Articles by Max

Mastering the Magic of Stories, Part I

“How Do I Find Them?!”

The speaker who is not skilled in the use of stories is like a swimmer competing in combat boots. You may not drown in a small pool but you won’t win any races.

Most speakers know this already and seldom do we hear a professional speaker who does not intentionally tell a story. But most speakers usually admit difficulty in at least one of three areas.

They ask~
1.) How can I most effectively and efficiently find more stories?
2.) How can I make them even more interesting?
3.) How can I best craft my stories to help members of the audience make a change in their own lives?

First, in Part I – How can we find more stories?

The tool we are using here is my Story Work Sheet (which you can download and print) . When we have worked with it here, we will have the initial material for between fifty and a hundred and twenty of our personal stories. We won’t have the full stories yet, but we will have the beginning of an impressive number of experiences and the clarity of some first steps on the way to the finished stories.

1. On a blank sheet of 8 1/2 x 11 paper write down the words Conflict, Decision and Discovery – one line each – in the upper left hand corner. (Or, again, you can download and print my PDF version of the worksheet here)

Next we begin creating the awareness of each word.
What words come to mind when we say each of these words?
Conflict – Argument? War? Fight? Stress? Think of three or four more. Got a sense of it?
Decision – Choice? Resolution? Difficult? Evidence? More…..
Discovery – Invention? Transform? “At last!”? Result? Find? ………

Think of several of your own and spend about a half minute on each word just to get the energy of those words floating around in your mind.

They are all aspects of a story and they are different. We’ll come back to these three words – conflict, decision and discovery – in a moment and take advantage of this first step.

2. On the Story Work Sheet, leaving the other three corners and a small space in the center clear, fill the rest of the page, writing without pause, with as many of your roles, activities, self-definitions, silly actions, functional activities………ANYTHING that you can think of in seven minutes that you have done or been. Seven minutes. Time it and don’t pause to think. Nothing. I repeat, nothing is too insignificant. If you recall it, it’s worth writing down. (ex. Boy Scout, father, potato chip buyer, poet, jumper in water puddle, wife, car buyer) Anything and everything. Quantity is the goal.

3. Select Conflict, Decision or Discovery. Choose one for this first step.

4. Close your eyes, circle the Story Work Sheet with your finger and let it land on one of the functions/roles/etc. If you landed on ‘sweater knitter’ and had chosen ‘decision’ you will probably notice some kind of picture or feeling or memory….something will start your mind rolling. Write that pair down.
decision/sweater knitter.

5. Do that two more times, each time select a different one of the trio, Conflict, Decision, Discovery. Write down those three different pairings.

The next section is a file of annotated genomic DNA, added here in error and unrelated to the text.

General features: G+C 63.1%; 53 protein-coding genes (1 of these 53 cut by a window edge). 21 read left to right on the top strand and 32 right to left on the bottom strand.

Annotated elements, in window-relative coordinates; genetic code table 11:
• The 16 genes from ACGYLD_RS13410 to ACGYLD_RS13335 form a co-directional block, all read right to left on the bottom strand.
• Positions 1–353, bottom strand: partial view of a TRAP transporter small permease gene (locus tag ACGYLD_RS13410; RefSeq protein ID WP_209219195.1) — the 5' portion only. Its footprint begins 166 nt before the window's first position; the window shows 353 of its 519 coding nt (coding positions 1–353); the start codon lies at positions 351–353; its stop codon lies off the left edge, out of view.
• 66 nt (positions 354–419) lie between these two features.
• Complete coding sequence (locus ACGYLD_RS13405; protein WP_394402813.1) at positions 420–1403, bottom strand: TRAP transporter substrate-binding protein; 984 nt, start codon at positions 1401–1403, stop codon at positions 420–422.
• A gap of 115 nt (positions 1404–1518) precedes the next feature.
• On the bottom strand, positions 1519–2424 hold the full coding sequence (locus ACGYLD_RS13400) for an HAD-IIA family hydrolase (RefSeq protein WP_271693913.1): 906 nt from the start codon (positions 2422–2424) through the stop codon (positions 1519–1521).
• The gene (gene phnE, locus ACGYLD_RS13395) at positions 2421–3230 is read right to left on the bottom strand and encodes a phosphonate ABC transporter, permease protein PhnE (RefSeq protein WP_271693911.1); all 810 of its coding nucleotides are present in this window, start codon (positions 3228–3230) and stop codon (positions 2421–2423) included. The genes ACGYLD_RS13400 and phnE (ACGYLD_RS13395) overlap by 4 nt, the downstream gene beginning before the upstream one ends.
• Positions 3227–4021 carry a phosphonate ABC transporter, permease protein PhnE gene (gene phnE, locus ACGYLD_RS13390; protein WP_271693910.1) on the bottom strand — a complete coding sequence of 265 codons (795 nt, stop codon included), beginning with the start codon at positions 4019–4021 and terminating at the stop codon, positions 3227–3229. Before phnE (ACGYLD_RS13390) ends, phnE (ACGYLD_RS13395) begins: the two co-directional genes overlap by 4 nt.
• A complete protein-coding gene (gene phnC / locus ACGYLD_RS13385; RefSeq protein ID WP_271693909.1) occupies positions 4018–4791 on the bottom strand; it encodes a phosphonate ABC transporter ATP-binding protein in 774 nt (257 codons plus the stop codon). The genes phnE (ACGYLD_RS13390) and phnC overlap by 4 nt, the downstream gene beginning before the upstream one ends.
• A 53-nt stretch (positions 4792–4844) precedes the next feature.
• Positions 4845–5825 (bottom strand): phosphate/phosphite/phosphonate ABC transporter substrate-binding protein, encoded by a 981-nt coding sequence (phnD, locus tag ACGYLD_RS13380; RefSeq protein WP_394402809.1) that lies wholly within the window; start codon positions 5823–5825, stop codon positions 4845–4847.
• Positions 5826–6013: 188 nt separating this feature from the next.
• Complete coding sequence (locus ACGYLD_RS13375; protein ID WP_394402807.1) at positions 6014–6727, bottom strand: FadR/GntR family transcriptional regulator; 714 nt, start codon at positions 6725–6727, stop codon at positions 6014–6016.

6. If you’re working with one other person, each of you will tell the other one what those three pairs are (ex. “conflict/project manager”; “decision/dieter”; “discovery/16th birthday”) and each will respond by asking to “hear just a little bit more of a story about…” and pick which one you would like to hear. (ex. “Tell me a bit more about some decision you made as a dieter.”) And each of you, in turn, will take no longer than a half to a full minute describing the experience.

7. If you’re working by yourself, stay with the one that holds the most interest for you at the time.

8. Now let’s look at the upper right corner of the Story Work Sheet.
Here we have a map of how many if not almost all stories are constructed: The Hero’s Journey. This is a very basic outline but for our purpose at the outset, it will be quite adequate.

The Hero’s Journey~
The Call
New Wisdom

Let’s look at The Hero’s Journey briefly so we can do something productive in the meantime.

Begin to assemble pairings of function (conflict, decision, discovery) and role etc. Ten, twenty, thirty… many as you can. Then do some bare bones work with The Hero’s Journey by giving one sentence per journey function for each story:

Example: “conflict/cornet in marching band” is a sample pairing of mine.

The Call – one sentence of something you want, a goal, a desire. (I wanted to be really good at playing my cornet while I was marching with the band on the field during half-time at football games)

Obstacles – a sentence of some conflict that gets in the way of you reaching your goal (I was simply awful at holding the mouthpiece on my lips, not banging my teeth with it, counting the steps, keeping the rows and files straight, playing music.)

Resolution – a sentence that states how the obstacles were met (I found one very small, simple way I could change in how I walked, then how I breathed and so on till I could do it all.) Or, if they were not overcome, how those obstacles were dealt with.

New Wisdom – a sentence that states what you learned from your experience. (I found that reducing your first step to a tiny target helped it appear, feel and be manageable.)

Max Dixon